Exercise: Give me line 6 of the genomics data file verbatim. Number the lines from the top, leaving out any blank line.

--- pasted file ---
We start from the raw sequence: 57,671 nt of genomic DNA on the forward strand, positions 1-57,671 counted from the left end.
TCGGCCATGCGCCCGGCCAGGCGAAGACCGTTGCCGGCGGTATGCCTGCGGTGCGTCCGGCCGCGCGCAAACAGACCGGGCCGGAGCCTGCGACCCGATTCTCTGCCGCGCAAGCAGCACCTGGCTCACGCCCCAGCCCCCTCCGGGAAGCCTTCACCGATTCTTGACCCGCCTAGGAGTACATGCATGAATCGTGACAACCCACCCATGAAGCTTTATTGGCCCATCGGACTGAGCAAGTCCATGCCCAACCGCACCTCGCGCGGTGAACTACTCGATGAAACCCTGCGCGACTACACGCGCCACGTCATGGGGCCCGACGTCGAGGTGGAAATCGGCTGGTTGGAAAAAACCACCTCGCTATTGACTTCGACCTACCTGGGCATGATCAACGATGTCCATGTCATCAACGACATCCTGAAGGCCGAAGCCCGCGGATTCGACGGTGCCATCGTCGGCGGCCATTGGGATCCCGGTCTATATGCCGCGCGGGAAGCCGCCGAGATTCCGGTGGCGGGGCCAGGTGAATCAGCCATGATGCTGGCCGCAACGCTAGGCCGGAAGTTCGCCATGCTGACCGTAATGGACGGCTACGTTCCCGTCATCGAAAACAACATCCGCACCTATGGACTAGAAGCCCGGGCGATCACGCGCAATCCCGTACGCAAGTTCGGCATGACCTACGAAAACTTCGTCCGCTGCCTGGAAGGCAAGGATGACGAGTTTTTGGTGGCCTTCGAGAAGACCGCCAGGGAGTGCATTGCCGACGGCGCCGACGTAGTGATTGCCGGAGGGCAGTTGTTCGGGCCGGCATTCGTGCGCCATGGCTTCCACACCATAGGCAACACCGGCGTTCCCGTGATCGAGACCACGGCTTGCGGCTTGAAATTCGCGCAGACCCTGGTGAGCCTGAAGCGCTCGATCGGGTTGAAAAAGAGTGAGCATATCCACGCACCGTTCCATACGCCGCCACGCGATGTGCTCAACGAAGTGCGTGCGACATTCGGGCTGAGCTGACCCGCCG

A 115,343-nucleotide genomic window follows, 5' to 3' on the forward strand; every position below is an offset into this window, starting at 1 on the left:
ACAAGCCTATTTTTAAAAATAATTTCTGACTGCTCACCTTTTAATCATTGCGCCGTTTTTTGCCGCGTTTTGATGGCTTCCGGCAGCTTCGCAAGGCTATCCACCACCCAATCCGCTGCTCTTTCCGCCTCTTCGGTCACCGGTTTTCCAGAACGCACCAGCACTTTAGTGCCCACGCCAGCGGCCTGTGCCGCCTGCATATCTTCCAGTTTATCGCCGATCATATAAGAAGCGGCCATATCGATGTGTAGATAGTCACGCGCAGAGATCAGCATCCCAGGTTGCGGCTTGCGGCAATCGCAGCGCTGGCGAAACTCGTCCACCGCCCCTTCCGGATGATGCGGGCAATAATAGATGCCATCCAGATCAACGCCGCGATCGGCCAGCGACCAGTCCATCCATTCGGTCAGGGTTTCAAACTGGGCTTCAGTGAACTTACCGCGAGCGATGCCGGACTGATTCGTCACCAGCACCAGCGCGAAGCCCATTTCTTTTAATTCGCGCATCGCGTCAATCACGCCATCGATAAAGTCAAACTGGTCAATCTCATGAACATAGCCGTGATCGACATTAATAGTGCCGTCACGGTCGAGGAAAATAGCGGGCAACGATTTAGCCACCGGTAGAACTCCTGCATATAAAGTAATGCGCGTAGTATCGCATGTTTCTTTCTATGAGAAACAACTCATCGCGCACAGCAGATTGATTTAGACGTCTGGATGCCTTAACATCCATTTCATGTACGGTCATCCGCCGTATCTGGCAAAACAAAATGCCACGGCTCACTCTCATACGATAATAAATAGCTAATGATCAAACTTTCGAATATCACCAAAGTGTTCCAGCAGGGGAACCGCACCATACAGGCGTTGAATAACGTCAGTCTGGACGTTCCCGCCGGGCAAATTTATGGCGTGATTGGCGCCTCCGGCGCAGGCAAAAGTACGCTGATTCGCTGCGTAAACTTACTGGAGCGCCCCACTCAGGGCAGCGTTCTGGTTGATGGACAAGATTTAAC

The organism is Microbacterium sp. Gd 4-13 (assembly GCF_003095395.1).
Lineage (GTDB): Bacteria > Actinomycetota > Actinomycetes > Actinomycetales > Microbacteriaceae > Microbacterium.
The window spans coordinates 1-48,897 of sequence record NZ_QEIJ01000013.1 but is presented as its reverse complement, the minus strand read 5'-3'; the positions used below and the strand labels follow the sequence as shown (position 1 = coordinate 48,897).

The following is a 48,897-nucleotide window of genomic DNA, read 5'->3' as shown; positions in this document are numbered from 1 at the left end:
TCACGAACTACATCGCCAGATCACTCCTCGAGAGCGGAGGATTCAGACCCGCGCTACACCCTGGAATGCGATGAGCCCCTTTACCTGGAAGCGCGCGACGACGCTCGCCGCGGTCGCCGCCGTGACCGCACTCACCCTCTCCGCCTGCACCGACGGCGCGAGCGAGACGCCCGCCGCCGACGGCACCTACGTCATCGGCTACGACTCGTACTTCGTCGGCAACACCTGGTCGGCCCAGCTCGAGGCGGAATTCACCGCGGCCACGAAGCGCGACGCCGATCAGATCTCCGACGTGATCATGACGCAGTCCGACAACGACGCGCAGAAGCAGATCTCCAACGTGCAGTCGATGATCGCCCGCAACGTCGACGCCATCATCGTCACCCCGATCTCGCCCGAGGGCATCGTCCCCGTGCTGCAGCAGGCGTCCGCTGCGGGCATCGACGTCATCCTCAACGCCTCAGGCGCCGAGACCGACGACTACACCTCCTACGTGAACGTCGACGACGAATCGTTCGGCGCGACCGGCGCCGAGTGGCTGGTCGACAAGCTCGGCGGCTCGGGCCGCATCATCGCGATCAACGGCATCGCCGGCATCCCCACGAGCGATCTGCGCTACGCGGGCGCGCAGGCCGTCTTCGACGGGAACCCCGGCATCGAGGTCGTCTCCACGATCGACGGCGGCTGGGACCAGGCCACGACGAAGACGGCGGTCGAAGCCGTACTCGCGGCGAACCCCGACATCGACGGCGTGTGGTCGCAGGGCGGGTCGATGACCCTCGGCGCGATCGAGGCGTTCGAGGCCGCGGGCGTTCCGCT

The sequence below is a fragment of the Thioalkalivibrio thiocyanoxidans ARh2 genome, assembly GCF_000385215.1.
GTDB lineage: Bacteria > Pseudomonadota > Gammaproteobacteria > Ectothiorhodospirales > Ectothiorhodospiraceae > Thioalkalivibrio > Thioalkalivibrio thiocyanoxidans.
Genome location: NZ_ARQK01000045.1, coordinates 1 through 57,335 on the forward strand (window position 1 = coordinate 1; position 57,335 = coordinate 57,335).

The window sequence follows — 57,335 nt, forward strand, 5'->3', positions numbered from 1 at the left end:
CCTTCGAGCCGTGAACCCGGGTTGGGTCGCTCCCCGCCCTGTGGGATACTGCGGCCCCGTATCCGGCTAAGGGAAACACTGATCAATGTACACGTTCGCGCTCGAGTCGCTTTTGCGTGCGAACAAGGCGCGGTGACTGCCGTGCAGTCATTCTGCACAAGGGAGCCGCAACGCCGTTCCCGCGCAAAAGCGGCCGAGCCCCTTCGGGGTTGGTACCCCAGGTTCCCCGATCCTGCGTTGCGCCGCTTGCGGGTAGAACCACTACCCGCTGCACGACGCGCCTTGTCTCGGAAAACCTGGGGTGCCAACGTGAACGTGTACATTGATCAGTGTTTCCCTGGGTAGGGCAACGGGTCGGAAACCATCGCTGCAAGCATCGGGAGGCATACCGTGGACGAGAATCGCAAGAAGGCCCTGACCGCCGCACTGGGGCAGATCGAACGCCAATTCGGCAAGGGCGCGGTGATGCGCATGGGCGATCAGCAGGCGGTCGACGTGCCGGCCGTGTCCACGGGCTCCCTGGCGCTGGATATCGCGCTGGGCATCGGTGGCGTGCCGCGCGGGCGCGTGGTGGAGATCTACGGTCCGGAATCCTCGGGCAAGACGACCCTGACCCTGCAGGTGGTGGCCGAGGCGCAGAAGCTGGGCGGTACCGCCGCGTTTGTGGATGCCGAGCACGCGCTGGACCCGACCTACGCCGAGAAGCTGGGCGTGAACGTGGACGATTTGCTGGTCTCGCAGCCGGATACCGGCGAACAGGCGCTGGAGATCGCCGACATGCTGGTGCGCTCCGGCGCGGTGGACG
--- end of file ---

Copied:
Lineage (GTDB): Bacteria > Actinomycetota > Actinomycetes > Actinomycetales > Microbacteriaceae > Microbacterium.